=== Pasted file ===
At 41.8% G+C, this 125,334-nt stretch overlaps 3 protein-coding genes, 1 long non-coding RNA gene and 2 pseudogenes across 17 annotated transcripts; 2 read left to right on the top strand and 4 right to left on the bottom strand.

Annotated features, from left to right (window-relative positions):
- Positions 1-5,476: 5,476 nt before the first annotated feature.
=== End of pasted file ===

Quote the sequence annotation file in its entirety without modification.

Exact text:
At 41.8% G+C, this 125,334-nt stretch overlaps 3 protein-coding genes, 1 long non-coding RNA gene and 2 pseudogenes across 17 annotated transcripts; 2 read left to right on the top strand and 4 right to left on the bottom strand.

Annotated features, from left to right (window-relative positions):
- Positions 1-5,476: 5,476 nt before the first annotated feature.